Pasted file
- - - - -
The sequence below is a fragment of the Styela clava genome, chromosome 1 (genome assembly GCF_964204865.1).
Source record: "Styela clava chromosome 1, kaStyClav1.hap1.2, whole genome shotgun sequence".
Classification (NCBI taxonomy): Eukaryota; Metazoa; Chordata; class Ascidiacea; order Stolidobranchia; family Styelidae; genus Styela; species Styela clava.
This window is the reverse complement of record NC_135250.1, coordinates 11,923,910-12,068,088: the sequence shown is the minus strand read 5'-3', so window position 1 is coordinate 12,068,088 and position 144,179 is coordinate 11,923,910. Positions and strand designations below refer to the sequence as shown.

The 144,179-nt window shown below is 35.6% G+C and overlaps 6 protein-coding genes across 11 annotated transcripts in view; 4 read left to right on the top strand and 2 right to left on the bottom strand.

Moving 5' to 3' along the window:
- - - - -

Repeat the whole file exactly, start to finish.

The sequence below is a fragment of the Styela clava genome, chromosome 1 (genome assembly GCF_964204865.1).
Source record: "Styela clava chromosome 1, kaStyClav1.hap1.2, whole genome shotgun sequence".
Classification (NCBI taxonomy): Eukaryota; Metazoa; Chordata; class Ascidiacea; order Stolidobranchia; family Styelidae; genus Styela; species Styela clava.
This window is the reverse complement of record NC_135250.1, coordinates 11,923,910-12,068,088: the sequence shown is the minus strand read 5'-3', so window position 1 is coordinate 12,068,088 and position 144,179 is coordinate 11,923,910. Positions and strand designations below refer to the sequence as shown.

The 144,179-nt window shown below is 35.6% G+C and overlaps 6 protein-coding genes across 11 annotated transcripts in view; 4 read left to right on the top strand and 2 right to left on the bottom strand.

Moving 5' to 3' along the window: